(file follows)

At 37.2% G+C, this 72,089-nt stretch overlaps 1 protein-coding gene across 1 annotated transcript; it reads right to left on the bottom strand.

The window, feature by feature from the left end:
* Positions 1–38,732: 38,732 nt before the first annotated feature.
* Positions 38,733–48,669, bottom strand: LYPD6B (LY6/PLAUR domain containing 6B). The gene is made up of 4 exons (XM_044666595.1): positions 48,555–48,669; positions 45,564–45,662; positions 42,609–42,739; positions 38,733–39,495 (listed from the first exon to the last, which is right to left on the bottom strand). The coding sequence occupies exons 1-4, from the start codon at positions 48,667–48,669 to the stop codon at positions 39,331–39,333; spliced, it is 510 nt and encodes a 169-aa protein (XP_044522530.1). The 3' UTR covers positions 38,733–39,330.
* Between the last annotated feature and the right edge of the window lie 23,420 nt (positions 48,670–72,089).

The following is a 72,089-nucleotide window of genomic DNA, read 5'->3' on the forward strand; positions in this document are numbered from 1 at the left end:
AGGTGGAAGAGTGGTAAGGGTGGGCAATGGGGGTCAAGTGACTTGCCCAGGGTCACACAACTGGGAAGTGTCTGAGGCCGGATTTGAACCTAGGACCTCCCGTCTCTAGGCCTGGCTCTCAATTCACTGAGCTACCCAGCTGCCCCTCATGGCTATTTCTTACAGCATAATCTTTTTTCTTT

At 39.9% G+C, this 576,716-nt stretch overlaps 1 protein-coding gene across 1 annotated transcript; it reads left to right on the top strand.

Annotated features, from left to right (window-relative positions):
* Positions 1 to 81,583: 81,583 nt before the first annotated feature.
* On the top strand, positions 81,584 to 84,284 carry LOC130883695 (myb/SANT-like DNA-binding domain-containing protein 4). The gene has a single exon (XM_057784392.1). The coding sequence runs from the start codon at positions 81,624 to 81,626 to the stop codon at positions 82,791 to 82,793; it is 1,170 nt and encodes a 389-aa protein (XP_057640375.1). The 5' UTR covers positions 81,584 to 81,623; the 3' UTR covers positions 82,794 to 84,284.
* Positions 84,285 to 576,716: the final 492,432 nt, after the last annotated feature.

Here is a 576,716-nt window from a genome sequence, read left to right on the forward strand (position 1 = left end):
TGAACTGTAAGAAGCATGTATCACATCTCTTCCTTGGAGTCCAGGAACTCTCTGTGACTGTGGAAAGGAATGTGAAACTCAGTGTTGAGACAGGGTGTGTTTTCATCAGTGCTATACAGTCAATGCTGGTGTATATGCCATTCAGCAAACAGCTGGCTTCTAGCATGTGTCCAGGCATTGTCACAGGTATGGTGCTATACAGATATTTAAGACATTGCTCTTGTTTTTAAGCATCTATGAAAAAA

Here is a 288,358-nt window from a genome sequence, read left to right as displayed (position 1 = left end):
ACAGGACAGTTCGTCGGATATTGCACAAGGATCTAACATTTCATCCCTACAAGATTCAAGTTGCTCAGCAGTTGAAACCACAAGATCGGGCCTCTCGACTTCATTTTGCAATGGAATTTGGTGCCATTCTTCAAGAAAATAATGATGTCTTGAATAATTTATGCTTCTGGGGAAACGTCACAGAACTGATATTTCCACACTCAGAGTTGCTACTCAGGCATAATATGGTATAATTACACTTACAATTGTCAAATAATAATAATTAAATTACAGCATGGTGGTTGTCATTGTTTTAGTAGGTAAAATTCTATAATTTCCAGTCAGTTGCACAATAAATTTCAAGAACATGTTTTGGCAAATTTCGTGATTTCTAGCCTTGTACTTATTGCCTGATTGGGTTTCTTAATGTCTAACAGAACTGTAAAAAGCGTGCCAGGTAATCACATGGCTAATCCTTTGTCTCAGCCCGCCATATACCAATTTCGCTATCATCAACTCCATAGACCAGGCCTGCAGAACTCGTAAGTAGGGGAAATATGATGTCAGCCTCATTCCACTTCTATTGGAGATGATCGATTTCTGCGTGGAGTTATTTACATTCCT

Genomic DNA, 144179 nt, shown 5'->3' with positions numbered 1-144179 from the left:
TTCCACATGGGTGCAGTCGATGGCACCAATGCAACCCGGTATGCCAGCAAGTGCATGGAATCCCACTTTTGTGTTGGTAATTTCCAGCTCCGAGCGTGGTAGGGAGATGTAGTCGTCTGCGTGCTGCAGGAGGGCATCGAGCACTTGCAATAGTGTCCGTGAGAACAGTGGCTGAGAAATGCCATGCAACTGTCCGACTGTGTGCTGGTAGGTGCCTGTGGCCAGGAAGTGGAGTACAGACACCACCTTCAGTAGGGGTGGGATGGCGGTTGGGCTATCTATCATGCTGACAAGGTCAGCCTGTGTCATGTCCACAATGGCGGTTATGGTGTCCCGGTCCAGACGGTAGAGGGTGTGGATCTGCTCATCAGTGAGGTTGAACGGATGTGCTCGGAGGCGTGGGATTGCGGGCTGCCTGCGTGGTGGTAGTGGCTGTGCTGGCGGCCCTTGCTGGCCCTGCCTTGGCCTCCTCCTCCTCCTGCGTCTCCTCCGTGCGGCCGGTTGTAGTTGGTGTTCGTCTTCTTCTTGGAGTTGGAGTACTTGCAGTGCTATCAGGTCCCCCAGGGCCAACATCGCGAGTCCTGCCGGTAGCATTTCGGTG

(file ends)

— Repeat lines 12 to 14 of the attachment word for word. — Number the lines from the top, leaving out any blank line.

* Positions 84,285 to 576,716: the final 492,432 nt, after the last annotated feature.

Here is a 576,716-nt window from a genome sequence, read left to right on the forward strand (position 1 = left end):
TGAACTGTAAGAAGCATGTATCACATCTCTTCCTTGGAGTCCAGGAACTCTCTGTGACTGTGGAAAGGAATGTGAAACTCAGTGTTGAGACAGGGTGTGTTTTCATCAGTGCTATACAGTCAATGCTGGTGTATATGCCATTCAGCAAACAGCTGGCTTCTAGCATGTGTCCAGGCATTGTCACAGGTATGGTGCTATACAGATATTTAAGACATTGCTCTTGTTTTTAAGCATCTATGAAAAAA